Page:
ŇYe have heard that it hath been said, An eye for an eye, and a tooth for a tooth: But I say unto you, That ye resist not evil: but whosoever shall smite thee on thy right cheek, turn to him the other also. And if any man will sue thee at the law, and take away thy coat, let him have thy cloke also. And whosoever shall compel thee to go a mile, go with him twain. Give to him that asketh thee, and from him that would borrow of thee turn not thou away.Ó Matthew 5:38-42.

 

 

ŇYe have heard that it hath been said, An eye for an eye, and a tooth for a tooth.Ó   Matthew 5:38

 

Here Christ returns to the commandments of the second table, intending to restore the same to their proper sense, and withal to confute the erroneous interpretation thereof given by the Jewish teachers. And first he cometh to a particular judicial law of Moses pertaining to the sixth commandment, touching the requital of like for like; in which, as in the former, he first sets down the words of the law of Moses, but yet to be understood with the erroneous interpretation of the Scribes and Pharisees (v.38). Then He gives the right sense of that law, and withal confuteth the false interpretation of the Jewish teachers (vv. 39-41).

 

 

I.

For the first, the words of MosesŐ law here set down, An eye for an eye, and a tooth for a tooth (Exod. 21:24), whereto, as to the former, Christ prefixeth this preface: It hath been said, thereby giving us to understand that He is about to lay down the law of God in the false sense of the Jewish teachers. For the better perceiving whereof, we must observe the true meaning of that law, An eye for an eye, and a tooth for a tooth; wherein the Lord requireth requital of like for like, not by every private man, but by the public magistrate. As if a man did put out his neighbourŐs eye, then the magistrate should put out his eye; and strike out his teeth that strikes out his neighbours teeth. This appears to be so, because revenge is directly forbidden to every private person, and plainly appropriated to the judge (Deut. 19:18-21). But the Jewish teachers expounded this law of private revenge as though God had said to every private man, If thy neighbour pluck out thine eye, pluck out his again, and if he strike out thy tooth, strike thou out his tooth. This is the false interpretation of the Jews.

 

Question: How could they so far overshoot themselves in so clear a case, seeing in all the books of Moses, it is plainly referred to the magistrate? Answer: There may be two reasons given thereof: First, it is a natural opinion that a man may revenge himself in his own cause privately, and not wait for recompense of the magistrate; and answerable hereunto, there is a mighty strong desire of revenge in every manŐs heart by nature, when he is injured. Now it is likely that these Jews followed their corrupt nature, and heady affections, in the interpretation of this law. Again, the Jewish people were mightily given to revenge by their natural disposition, as may appear by the law of the cities of refuge, and by mentioning of the revenger of blood; which plainly imports that the Jews would have blood again of him that shed blood, whensoever they met with him. Now the Jewish teachers framed their doctrine to the common disposition and behaviour of their people, and so falsified the truth of God, as many times it falls out that the common practice of men makes sin to seem no sin.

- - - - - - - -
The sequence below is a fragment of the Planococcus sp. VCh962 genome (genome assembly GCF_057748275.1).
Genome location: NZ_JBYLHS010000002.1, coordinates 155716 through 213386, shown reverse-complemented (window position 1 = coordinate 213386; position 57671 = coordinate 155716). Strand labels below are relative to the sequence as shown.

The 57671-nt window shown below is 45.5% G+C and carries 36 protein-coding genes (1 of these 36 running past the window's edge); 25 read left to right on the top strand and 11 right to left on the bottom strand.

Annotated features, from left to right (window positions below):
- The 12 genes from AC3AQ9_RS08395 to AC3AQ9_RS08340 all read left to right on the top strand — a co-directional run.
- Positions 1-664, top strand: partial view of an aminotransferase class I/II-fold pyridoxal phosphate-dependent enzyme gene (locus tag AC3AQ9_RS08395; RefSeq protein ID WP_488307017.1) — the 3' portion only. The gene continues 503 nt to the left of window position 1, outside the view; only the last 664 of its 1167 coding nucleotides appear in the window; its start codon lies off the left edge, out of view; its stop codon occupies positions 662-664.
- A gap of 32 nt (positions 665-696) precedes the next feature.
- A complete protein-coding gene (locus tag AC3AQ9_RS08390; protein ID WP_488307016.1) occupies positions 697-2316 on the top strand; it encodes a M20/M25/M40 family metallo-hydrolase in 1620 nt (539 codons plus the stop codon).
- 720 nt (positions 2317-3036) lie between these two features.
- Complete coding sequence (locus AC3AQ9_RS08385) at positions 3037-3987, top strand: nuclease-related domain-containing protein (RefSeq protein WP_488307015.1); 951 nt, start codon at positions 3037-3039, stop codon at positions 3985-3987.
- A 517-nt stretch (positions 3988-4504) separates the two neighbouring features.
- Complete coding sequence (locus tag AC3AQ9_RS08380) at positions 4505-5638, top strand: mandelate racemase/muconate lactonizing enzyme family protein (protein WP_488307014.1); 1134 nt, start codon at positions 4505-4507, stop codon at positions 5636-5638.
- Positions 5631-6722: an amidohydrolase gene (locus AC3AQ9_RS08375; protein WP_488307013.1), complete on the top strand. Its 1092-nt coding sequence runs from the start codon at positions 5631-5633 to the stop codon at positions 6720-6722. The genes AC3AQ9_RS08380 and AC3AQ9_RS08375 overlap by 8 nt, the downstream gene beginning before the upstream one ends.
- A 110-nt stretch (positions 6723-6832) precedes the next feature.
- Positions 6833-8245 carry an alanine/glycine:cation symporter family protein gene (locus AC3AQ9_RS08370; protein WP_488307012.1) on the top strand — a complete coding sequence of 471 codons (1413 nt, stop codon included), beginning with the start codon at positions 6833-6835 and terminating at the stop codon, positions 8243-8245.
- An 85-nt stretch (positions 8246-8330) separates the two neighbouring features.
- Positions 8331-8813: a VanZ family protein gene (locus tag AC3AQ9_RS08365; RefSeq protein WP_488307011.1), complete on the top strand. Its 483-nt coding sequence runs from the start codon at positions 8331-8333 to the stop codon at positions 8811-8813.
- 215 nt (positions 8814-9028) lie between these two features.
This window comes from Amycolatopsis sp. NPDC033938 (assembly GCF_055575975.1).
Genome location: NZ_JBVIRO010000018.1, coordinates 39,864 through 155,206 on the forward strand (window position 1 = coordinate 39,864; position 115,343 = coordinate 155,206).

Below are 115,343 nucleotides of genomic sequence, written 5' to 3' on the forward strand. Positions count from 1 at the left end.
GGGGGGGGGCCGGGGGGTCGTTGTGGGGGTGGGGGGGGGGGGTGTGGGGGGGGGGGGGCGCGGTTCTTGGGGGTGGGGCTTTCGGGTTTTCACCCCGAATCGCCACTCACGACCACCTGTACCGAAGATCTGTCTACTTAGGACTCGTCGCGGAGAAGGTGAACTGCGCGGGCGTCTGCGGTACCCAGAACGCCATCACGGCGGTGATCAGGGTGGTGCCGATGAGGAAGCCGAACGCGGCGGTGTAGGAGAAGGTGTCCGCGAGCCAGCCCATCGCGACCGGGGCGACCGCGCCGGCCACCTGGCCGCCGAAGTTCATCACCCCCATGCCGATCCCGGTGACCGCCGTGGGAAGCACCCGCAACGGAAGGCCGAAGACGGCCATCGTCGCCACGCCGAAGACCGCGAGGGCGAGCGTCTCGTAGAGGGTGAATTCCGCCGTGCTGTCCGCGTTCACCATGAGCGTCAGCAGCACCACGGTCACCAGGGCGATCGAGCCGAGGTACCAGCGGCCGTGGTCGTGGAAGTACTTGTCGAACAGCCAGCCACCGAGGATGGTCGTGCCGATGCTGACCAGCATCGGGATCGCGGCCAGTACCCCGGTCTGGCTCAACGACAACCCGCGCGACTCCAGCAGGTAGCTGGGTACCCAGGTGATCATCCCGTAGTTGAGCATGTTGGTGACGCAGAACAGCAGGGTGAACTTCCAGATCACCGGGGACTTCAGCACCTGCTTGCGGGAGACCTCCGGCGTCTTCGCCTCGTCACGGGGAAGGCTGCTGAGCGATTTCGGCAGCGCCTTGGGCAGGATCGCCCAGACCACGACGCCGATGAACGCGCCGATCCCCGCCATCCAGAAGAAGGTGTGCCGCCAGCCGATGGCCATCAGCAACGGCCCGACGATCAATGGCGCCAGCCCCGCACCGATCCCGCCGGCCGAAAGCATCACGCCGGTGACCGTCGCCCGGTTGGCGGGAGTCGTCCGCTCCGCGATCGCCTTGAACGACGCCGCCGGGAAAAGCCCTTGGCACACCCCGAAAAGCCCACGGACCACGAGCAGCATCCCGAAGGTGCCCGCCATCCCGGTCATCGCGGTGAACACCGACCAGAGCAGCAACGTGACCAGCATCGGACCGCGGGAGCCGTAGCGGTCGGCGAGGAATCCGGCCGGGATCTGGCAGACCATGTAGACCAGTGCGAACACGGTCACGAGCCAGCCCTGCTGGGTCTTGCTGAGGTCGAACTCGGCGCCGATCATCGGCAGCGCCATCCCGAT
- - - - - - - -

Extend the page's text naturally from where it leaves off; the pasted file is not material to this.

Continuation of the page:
1. In the person of these Jewish teachers, we may see the policy of the devil, whose intent is, and hath been in all ages, to overturn religion; and to this end, he endeavours to cause men to temper religion to their natural disposition and common opinion in outward manners; whereby he overturneth both religion and people. This appears in other points among the Jews, as well as in this case of revenge. They were a people given much to covetousness, as may appear by the law of toleration for taking usury of strangers, and by their hardness of heart, so much reproved by all the prophets. Now the devil perceiving this to be their natural disposition, makes GodŐs doctrine of salvation seem to them a doctrine of earthly benefits; for he caused them to dream of an earthly king for their Messiah, and of an earthly flourishing kingdom under him. Thus also hath the devil dealt with all other heathen people. The Romans in Italy have been ever grossly addicted to superstition, sorcery and idolatry, as heathen writers do testify. Now though God vouchsafed them His true religion in the primitive church, yet the devil perceiving their natural disposition to superstition, hath so tempered the truth of God among them, with a natural and superstitious religion, that now they abound as much in idolatry and superstition as ever they did when they were heathen. The like malicious practice doth the devil shew among the Protestants, where the gospel is truly preached; for though he cannot (as he desires) corrupt religion in the mouths of the teachers; yet he weakens it greatly in the hearts of men, both teachers and hearers, causing them so far forth only to receive it, as it is suitable to their nature and disposition; but where it crosseth their humours, there to leave it. Is not this evident? For he that embraceth the truth with his heart will frame his life according to it, but generally the entertainment of religion is only formal; for though men profess it, yet they live in their sins, they make it to jump with their natural disposition having indeed a shew of godliness, but they want the power thereof, and so in them religion is vain (Jam. 1:26). Whereby we must be advertised to take heed of this policy of the devil, and whereas he labours to transform religion to menŐs dispositions, we on the contrary must endeavour in all things to transform ourselves into religion, obeying that form of doctrine whereunto we are delivered (Rom. 6:17).